It is obvious that by tapping into the consumer’s unconscious mind without their knowledge, the advertisers are engaging in deceptive practices. It is also an invasion of privacy. There are numerous legislation that prohibit advertisers from using subliminal messages in their ads. The FTC (Federal Trade Commission) Act Sec 5 – “prohibits unfair or deceptive acts or practices in interstate commerce.” They also claim they “have primary responsibility for regulation of advertising in this country.” However, Key writes that “there appears to be nothing here that would provoke the FTC into a charge of deceptive advertising.” The TV Code of the National Association of Broadcasters (IV, 14) states: “Any technique whereby an attempt is made to convey information to the viewer by transmitting messages below the threshold of normal awareness is not permitted.” Unfortunately, these laws are vaguely stated yet greatly limited. The most potentially effective regulation is made by the U.S. Treasury Department, Division of Alcohol, Tobacco, and Firearms (ATF). It states:
Subliminals are inherently deceptive because the consumer does not perceive them at a normal level of awareness, and thus is given no choice whether to accept or reject the message, as is the case with normal advertising. ATF holds that this type of advertising technique is false and deceptive, and is prohibited by law.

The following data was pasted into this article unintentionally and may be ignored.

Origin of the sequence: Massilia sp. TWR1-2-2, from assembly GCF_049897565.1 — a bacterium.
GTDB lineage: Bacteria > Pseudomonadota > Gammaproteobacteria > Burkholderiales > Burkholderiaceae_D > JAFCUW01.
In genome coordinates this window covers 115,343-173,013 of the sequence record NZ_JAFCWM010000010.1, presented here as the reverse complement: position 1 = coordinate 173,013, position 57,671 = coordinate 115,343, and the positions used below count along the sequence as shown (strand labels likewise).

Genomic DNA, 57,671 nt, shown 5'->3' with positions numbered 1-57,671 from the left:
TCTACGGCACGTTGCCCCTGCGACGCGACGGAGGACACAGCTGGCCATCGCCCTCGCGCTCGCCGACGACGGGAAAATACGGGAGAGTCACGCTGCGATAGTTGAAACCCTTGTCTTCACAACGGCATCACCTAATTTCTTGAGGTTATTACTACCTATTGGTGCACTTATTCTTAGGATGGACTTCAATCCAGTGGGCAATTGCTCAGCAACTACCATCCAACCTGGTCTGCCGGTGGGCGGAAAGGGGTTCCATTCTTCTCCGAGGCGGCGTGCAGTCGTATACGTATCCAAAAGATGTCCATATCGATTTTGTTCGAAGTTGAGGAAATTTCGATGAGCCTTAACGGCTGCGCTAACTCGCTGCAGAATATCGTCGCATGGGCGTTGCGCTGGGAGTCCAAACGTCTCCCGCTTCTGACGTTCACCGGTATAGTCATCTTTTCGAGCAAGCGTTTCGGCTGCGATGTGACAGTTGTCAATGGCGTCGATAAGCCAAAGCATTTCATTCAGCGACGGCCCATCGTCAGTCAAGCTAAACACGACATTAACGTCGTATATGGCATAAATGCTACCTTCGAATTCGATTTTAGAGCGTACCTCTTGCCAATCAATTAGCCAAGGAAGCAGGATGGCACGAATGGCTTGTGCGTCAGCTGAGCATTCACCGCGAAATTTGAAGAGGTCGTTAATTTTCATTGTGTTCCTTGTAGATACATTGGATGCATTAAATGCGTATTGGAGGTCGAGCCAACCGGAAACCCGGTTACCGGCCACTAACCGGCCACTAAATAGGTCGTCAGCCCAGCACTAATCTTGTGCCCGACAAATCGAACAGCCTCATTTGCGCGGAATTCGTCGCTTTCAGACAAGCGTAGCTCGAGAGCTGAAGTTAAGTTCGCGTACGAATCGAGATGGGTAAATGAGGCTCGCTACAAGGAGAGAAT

The problem in this legal fight is not legislation, unfortunately. It is the proof. Because of its nature, subliminal messages are nearly impossible to prove. How do you prove to the judge there is a naked women in the Diet Coke can? How do you prove to the jury there are screaming faces hidden ice cubes? In this legal system, you can’t. The evidence would be considered circumstantial. Advertisers would of course deny any such activity and claim that if you stare into anything long enough, you will find it. The most substantial evidence is they spending billions annually on research and subliminal advertising. Therefore, it must work?!? Another crutch against us is that no one, including the advertisers, know how the brain works. They just know that it does. Until we can scientifically prove subliminal perception, this quest may be in vain. Key writes: “The rules prohibiting repressed media content have been ignored. None of the regulations have ever been enforced.” It seems like we are on losing grounds in this legal battle.